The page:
Predicting Formulas of Ionic Compounds

A Worked Example Problem

The alkaline earth metals have a +2 charge.
Markus Brunner, Creative Commons License

This problem demonstrates how to predict the molecular formulas of ionic compounds.


Predict the formulas of the ionic compounds formed by the following elements:

  1. lithium and oxygen (Li and O)
  2. nickel and sulfur (Ni and S)
  3. bismuth and fluorine (Bi and F)
  4. magnesium and chlorine (Mg and Cl)


First, look at the locations of the elements on the periodic table. Atoms in the same column as each other (group) tend to exhibit similar characteristics, including the number of electrons the elements would need to gain or lose to resemble the nearest noble gas atom. To determine common ionic compounds formed by elements, keep the following in mind:

  • Group I ions (alkali metals) have +1 charges.
  • Group 2 ions (alkaline earth metals) have +2 charges.
  • Group 6 ions (nonmetals) have -2 charges.
  • Group 7 ions (halides) have -1 charges.
  • There is no simple way to predict the charges of the transition metals. Look at a table listing charges (valences) for possible values. For introductory and general chemistry courses, the +1, +2, and +3 charges are most often used.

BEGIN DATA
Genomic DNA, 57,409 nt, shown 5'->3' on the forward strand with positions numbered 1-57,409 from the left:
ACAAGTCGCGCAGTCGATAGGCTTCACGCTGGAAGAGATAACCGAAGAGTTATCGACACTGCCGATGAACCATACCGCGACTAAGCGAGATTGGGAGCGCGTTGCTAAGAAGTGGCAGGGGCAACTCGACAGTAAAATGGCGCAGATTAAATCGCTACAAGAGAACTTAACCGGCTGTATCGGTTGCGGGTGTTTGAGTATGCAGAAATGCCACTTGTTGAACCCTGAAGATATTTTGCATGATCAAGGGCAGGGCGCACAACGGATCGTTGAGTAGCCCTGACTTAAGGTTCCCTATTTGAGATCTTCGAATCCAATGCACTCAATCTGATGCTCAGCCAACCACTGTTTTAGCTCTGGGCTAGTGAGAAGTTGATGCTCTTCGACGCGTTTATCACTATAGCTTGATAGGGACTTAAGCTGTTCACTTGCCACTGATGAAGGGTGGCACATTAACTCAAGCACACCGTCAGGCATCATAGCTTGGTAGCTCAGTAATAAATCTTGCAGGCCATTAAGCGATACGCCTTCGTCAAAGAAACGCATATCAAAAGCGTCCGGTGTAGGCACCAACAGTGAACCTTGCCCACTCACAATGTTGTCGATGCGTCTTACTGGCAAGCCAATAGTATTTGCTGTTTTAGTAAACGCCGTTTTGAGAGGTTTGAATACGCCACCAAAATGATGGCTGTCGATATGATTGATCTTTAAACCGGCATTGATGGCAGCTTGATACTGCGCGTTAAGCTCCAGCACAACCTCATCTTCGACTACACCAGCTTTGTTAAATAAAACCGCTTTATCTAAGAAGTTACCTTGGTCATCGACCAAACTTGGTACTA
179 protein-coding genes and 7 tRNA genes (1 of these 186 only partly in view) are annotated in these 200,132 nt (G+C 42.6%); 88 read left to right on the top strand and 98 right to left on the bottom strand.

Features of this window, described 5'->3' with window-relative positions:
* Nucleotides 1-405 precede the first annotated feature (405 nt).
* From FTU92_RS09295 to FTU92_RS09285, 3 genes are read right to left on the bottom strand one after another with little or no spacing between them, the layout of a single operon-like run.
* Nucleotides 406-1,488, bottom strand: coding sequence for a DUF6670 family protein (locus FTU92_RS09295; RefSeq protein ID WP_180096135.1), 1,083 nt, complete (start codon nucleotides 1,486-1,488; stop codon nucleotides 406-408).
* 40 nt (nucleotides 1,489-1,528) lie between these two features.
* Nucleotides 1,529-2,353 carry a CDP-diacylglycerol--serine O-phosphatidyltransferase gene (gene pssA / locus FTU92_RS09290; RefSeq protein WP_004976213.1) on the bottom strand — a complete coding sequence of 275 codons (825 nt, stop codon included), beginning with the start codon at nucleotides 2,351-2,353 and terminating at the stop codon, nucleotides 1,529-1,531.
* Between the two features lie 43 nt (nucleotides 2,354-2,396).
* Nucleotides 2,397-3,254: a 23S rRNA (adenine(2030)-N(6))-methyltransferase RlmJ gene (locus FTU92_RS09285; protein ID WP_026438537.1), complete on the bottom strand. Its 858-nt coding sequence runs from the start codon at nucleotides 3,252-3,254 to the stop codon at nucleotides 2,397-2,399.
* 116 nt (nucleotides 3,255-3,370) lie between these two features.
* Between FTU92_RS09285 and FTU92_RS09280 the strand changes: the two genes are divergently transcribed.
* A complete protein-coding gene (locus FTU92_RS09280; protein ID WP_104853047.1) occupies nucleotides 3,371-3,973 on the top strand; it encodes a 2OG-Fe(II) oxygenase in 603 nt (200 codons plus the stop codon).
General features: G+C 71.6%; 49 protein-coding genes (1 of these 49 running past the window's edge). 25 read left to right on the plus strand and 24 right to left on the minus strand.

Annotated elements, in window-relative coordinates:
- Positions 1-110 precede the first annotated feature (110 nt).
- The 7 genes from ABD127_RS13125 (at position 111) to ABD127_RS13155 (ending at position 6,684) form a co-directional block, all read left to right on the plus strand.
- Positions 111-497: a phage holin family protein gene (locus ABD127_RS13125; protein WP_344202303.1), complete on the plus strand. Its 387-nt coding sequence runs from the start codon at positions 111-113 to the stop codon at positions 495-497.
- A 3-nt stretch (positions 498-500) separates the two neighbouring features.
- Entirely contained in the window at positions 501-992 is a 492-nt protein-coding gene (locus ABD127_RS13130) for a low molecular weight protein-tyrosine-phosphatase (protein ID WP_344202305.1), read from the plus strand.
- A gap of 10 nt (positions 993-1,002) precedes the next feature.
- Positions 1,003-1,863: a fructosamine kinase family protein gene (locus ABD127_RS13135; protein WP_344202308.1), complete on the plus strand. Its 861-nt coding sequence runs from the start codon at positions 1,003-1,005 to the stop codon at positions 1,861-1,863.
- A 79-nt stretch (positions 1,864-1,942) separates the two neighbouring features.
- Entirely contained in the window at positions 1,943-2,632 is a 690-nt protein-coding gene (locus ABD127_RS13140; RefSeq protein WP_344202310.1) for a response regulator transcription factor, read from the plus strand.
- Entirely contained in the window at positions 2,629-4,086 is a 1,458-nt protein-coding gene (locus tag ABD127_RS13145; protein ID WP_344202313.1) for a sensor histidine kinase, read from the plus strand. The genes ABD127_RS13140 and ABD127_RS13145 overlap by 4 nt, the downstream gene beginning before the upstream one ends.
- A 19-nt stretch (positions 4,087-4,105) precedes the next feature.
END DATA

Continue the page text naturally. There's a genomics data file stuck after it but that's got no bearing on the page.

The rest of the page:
When you write the formula for an ionic compound, remember that the positive ion is always listed first.

Write down the information you have for the usual charges of the atoms and balance them to answer the problem.

  1. Lithium has a +1 charge and oxygen has a -2 charge, therefore
    2 Li+ ions are required to balance 1 O2- ion.
  2. Nickel has a charge of +2 and sulfur has a -2 charge, therefore
    1 Ni 2+ ion is required to balance 1 S2- ion.
  3. Bismuth has a +3 charge and Fluorine has a -1 charge, therefore
    1 Bi3+ ion is required to balance 3 F- ions.
  4. Magnesium has a +2 charge and chlorine has a -1 charge, therefore
    1 Mg2+ ion is required to balance 2 Cl- ions.


  1. Li2O
  2. NiS
  3. BiF3
  4. MgCl2

The charges listed above for atoms within groups are the common charges, but you should be aware that the elements sometimes take on different charges. See the table of the valences of the elements for a list of the charges that the elements have been known to assume.

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Your Citation
Helmenstine, Anne Marie, Ph.D. "Predicting Formulas of Ionic Compounds." ThoughtCo, Aug. 25, 2020, Helmenstine, Anne Marie, Ph.D. (2020, August 25). Predicting Formulas of Ionic Compounds. Retrieved from Helmenstine, Anne Marie, Ph.D. "Predicting Formulas of Ionic Compounds." ThoughtCo. (accessed March 21, 2023).

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